Why the Magna Carta is ultimate authority
As a follow on from my previous post the text of the letter that drew my attention is thus:
(taken from here
- this link may dissapear rather quickly as there does not appear to be a letters archive.)
THE Government is currently intending, through Clause 21(3)(j) of the The Civil Contingencies Bill to "disapply, or modify any Act of Parliament".
They sincerely believe that they can remove all past legislation, which makes up the legal and statutory patchwork of the British Constitution.
This consists of Magna Carta 1215 and the Bill of Rights 1688, together with 19 other Bills and Legislation.
However, they cannot "give", or "grant" themselves this power.
Our Common Law Constitution, is a contract between the Crown and the Sovereign people of this country.
The solution is a protective Clause inserted in the proposed, new Civil Contingencies Bill, which will protect all our Common Laws, and our Constitution forever.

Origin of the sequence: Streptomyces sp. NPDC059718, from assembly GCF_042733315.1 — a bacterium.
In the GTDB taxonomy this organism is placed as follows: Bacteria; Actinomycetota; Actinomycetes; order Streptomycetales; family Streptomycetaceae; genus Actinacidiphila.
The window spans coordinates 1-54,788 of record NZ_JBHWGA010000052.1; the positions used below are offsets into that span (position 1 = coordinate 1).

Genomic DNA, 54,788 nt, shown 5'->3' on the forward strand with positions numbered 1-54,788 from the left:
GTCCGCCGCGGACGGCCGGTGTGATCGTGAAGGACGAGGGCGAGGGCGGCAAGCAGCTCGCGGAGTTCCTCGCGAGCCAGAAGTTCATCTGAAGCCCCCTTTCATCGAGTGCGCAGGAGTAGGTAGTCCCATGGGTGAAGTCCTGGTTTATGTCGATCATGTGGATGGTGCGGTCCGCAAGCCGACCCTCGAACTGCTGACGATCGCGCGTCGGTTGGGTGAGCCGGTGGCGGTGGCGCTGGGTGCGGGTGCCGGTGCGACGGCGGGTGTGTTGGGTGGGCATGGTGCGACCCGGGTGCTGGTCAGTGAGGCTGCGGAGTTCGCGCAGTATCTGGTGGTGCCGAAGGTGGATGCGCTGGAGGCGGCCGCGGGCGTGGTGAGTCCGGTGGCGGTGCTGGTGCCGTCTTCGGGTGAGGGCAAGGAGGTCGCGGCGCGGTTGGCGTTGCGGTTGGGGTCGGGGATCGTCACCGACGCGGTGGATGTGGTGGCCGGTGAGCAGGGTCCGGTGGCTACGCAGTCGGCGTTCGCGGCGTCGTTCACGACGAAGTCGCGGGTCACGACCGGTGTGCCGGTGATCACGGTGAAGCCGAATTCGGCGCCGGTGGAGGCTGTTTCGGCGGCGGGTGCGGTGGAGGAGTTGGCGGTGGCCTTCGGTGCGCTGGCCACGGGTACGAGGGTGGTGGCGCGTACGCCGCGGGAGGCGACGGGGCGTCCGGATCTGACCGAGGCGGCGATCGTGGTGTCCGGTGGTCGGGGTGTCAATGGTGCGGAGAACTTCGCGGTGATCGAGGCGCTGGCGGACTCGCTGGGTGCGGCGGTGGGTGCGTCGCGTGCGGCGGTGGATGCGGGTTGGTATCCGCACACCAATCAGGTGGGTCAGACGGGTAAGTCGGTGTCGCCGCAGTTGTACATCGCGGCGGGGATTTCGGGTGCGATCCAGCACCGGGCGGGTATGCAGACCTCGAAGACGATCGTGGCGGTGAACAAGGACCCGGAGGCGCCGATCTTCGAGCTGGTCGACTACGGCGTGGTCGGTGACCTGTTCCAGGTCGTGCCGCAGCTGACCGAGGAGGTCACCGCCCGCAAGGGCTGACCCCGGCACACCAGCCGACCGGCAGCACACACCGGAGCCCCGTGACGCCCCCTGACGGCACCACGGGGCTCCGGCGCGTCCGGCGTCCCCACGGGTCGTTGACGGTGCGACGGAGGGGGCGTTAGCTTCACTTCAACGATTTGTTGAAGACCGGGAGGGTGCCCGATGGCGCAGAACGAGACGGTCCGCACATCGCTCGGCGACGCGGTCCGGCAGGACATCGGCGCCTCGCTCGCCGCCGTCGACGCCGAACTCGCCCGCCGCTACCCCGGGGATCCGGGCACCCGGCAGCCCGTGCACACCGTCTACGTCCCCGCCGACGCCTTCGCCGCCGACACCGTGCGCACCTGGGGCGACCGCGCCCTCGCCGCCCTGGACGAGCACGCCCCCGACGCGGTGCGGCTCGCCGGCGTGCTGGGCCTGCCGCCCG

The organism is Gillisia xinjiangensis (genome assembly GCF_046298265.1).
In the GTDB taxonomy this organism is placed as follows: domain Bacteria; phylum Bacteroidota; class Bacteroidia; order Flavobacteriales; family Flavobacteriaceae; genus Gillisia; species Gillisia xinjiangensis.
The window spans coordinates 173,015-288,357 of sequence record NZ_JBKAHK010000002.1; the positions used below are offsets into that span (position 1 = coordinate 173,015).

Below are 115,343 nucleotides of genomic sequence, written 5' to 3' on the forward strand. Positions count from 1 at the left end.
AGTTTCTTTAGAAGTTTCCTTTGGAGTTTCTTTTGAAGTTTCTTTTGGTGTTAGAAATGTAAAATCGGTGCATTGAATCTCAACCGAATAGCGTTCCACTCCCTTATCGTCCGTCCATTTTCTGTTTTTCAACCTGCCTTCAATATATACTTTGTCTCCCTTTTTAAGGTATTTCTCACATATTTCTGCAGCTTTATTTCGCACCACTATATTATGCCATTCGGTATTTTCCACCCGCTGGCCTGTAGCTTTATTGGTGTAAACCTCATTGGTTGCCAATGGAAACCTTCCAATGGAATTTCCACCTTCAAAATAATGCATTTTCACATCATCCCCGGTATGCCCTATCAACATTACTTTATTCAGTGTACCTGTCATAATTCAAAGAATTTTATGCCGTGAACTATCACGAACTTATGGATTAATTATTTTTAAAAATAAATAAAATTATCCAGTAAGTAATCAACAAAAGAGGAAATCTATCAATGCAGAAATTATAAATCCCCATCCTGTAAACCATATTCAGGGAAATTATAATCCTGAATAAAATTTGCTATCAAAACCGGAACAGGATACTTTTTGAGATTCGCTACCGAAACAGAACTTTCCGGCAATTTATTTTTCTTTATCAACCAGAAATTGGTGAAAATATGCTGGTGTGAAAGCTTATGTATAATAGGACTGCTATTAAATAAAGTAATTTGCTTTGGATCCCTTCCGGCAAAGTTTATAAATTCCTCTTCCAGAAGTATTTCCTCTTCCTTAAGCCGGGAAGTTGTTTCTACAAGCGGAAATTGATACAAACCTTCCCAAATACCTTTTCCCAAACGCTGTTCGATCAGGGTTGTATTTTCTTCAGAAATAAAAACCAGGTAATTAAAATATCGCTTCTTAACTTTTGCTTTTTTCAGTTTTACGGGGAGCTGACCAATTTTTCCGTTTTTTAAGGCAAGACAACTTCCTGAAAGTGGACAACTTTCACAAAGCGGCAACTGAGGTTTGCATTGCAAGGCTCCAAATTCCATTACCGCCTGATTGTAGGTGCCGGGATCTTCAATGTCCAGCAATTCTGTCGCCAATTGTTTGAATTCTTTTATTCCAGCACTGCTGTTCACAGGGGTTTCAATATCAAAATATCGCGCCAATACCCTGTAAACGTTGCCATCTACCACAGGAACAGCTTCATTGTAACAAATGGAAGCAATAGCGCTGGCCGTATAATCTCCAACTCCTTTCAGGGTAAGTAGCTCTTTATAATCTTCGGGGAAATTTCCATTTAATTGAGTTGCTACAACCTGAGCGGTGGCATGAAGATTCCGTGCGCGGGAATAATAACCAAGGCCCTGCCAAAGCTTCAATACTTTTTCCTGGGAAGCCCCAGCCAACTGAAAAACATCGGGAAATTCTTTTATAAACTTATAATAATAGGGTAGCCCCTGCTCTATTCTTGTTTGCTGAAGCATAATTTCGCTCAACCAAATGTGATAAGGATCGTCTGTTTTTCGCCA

Parliament cannot amend, alter or repeal. All that Parliament can do, is `amend legislation' from later years, when we did have a Parliament, and they implemented Magna Carta.
That is why Magna Carta is so very important, and why the people have to protect it. Indeed, they are duty bound to do so.
The most Parliament can do is activate Clause 42 of the Magna Carta, which states "that all men shall be free to come and go, except for a short period, in time of war".
Therefore the removal of our Constitution would be unlawful and illegitimate.
The Government thinks they can do as they like. They cannot - for they have to obey our Constitution, every bit of it, in the same way the people have to obey.
STANLEY D PARR, Pershore.